The style of rhetoric has clearly changed. But that wartime message, notably different given Canada's direct role at the time, still provides an interesting parallel.
Bothwell compared Zelensky's pleas with another famous international speech — though one that does not provide a particularly hopeful example for Ukraine.
"I think the only comparison I could make was Haile Selassie coming to the League of Nations in 1936. That was a very similar exercise," he said. Selassie, emperor of Ethiopia from 1930-74, urged the international community to sanction Italy for its ongoing invasion of his country — but his attempt was largely unsuccessful.
Bothwell said Zelensky's address to Canada's Parliament was interesting because it was part of a series of speeches in foreign legislatures, including the U.S. Congress and the the British Parliament.
"The point is showing Canadians that Ukraine is a serious place, putting it on the map for us, and he did that. There was a purpose," he said.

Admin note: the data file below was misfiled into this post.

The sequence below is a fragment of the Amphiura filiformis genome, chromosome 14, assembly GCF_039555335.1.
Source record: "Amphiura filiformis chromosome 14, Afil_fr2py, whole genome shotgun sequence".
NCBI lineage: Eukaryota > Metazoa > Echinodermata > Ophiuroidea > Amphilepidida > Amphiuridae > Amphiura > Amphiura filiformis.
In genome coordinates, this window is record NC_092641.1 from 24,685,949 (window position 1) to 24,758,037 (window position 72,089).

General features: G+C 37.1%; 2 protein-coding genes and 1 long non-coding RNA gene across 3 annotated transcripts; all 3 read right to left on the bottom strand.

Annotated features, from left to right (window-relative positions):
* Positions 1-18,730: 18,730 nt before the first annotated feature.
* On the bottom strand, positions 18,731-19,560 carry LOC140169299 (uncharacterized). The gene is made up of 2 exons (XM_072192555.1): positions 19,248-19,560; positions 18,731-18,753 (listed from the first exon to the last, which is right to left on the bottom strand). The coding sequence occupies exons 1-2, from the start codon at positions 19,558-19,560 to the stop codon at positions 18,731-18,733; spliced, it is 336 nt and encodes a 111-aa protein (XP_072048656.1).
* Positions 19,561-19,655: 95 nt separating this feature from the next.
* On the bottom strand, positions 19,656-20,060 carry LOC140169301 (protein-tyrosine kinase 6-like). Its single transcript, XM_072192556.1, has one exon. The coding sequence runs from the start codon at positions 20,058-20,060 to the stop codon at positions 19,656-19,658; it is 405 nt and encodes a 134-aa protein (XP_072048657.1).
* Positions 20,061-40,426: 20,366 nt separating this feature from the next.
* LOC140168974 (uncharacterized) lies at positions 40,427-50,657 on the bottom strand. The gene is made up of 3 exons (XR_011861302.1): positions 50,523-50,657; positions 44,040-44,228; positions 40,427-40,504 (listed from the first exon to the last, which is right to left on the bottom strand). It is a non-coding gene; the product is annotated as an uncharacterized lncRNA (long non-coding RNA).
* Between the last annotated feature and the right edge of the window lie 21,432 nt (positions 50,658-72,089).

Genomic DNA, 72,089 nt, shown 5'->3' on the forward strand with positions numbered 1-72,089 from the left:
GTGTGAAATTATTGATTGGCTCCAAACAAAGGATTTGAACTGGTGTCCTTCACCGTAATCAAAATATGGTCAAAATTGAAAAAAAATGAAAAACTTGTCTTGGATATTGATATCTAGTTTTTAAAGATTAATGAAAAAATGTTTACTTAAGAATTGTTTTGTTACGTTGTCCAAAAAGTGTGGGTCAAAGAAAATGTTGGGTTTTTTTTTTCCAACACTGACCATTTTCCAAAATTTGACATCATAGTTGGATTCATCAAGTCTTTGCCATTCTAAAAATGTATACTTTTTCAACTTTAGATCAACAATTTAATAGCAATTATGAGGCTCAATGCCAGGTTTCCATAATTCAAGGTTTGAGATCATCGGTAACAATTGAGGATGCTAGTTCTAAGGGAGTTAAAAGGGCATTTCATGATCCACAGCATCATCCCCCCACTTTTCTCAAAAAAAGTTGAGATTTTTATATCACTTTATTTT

Unifying events for Canada
Since Churchill, many other leaders have come to this country to praise bilateral relations or call for policy change. When he was U.S. president, John F. Kennedy, for example, talked up the need for a renewed commitment to the North Atlantic Treaty Organization during his 1961 address.
The presence of other leaders marked shifts in Canadian foreign policy and world history: an address by then-Indian prime minister Jawaharlal Nehru in 1949, for example, or a speech by Chinese state council premier Zhao Ziyang in 1984.
One striking aspect of Zelensky's speech to Parliament this week was the overwhelming support he received from members on all sides of the House, with lengthy ovations and outward displays of support. Such unanimity is difficult to find in domestic politics, but, Boyer says, it's not uncommon when foreign leaders visit.
"I can say safely that the single most unifying event for Canadian politics over the past century and a quarter has been the hour in which a foreign leader has addressed or spoken in our House of Commons," he said.
Still, there are instances of disruption. In 1988, for example, then-U.S. president Ronald Reagan was heckled by NDP MPs, including Svend Robinson.
Others, like Nelson Mandela, received an awed reception. The South African anti-apartheid leader appeared before the House in June 1990, just a few months after being released from prison.
Boyer said that was one address where the need for a unified, respectful response was obvious.
"Why? Because we are witnessing history."